New Sexual Assault Prevention Director Named

 

Maj. Gen. Jeffrey J. Snow

Maj. Gen. Jeffrey J. Snow

Secretary of Defense Chuck Hagel named Maj. Gen. Jeffrey J. Snow as the new director of the Department of Defense Sexual Assault Prevention and Response Office (SAPRO).

Snow will take over the job in January 2014 as the current director, Maj. Gen. Gary S. Patton, retires after serving for nearly 35 years in the U.S. Army.

Hagel praised Patton for his 18-month tenure as head of th SAPRO and for tackling tough assignments. A fact sheet detailing his initiatives is available at www.sapr.mil .

Maj. Gen. Snow comes to the position with 30 years of dedicated service, to include command at various levels and multiple combat tours in Iraq.  He is currently the Army’s director of Strategy, Plans and Policy.  He was competitively selected for this position from a field of multi-service nominees.

 

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President Orders Death Benefits Fix, Fisher House Helps Out

President Barack Obama Photo credit: White House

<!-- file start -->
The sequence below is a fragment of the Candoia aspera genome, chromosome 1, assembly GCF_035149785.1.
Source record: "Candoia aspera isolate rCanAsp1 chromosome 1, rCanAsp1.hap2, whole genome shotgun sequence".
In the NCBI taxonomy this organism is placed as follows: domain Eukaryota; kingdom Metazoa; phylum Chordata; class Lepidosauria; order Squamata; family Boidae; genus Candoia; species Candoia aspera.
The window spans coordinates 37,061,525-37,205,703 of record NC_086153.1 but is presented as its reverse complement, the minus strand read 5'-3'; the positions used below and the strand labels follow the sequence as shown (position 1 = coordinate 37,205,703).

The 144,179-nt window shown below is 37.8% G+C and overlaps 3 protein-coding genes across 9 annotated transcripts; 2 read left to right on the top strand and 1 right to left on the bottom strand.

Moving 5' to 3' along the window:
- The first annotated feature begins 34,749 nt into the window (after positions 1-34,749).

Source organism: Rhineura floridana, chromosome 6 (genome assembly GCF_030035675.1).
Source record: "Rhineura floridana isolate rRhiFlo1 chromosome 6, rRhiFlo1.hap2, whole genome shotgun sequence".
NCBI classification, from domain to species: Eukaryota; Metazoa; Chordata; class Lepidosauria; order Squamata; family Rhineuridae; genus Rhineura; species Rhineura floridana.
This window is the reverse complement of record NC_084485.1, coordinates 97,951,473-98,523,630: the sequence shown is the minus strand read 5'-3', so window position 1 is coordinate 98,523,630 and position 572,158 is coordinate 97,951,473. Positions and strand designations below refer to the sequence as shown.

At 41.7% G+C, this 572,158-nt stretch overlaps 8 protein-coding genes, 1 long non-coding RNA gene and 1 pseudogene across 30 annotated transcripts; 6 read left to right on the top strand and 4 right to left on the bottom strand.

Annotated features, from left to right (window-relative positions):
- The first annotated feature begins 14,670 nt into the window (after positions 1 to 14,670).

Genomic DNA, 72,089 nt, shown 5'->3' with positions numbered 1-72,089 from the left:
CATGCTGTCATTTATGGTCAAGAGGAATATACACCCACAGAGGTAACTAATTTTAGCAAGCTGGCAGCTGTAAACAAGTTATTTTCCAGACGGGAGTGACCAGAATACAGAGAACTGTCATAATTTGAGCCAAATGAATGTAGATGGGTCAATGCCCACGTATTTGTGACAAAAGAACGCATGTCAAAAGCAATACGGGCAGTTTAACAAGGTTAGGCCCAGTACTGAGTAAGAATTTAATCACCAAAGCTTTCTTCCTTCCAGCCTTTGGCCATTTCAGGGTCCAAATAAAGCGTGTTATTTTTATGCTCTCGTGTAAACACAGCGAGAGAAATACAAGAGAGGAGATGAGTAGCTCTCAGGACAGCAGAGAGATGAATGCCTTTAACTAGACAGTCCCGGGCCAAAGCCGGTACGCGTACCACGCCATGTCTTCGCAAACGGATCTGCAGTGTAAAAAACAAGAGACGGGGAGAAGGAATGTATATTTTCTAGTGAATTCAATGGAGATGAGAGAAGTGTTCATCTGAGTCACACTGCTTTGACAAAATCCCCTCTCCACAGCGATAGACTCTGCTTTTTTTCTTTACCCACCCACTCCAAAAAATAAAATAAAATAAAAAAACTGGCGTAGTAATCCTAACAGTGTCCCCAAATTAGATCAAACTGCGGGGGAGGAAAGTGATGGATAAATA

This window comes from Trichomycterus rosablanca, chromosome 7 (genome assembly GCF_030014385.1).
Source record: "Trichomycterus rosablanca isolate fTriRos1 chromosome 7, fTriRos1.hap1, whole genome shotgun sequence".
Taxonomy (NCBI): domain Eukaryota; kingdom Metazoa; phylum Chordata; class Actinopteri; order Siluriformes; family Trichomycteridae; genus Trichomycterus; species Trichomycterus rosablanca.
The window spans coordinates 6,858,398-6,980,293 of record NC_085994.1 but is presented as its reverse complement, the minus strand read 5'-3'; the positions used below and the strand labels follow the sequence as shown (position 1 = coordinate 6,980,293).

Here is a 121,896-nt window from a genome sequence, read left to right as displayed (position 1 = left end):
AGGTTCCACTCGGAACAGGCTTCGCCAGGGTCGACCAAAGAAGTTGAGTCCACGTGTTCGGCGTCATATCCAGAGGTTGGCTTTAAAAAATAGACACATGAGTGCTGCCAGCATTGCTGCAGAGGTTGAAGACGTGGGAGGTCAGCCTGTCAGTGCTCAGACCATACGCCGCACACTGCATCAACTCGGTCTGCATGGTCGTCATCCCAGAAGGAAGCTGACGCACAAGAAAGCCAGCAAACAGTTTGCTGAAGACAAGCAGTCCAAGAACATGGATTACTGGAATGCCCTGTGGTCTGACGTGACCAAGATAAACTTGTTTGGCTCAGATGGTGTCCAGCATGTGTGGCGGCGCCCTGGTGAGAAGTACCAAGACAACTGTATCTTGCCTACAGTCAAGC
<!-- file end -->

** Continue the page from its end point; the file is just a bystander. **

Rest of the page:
President Barack Obama Photo credit: White House

As a temporary fix, the non-profit organization, The Fisher House, has stepped up and agreed to temporarily pay death benefits to military families of service members killed in action since the government shutdown.

And the Pentagon’s legal department is looking for an immediate way to provide emergency help and death benefits to military families who have had a loved one killed, according to the NPR Two-Way.

After much criticism from Republican lawmakers over the halting of emergency benefits to families of service members killed, press secretary Jay Carney told reporters Wednesday that the president has directed lawyers at the Defense Department and White House budget office to find an immediate legal fix for paying death benefits.

“When [the president] found out that this was not addressed he directed that a solution be found and we expect one today,” Carney said.

NPR Pentagon correspondent Tom Bowman says 26 service members have died since the shutdown began, six of them in Afghanistan, but unless the issue is resolved, their families will not receive the $100,000 death benefit owed them.

Four of the service members died in a roadside bomb attack in Afghanistan on Sunday.

Meanwhile, the Military Times is reporting that Defense Secretary Chuck Hagel has negotiated a deal so families who have been denied a $100,000 death gratuity the past week receive compensation.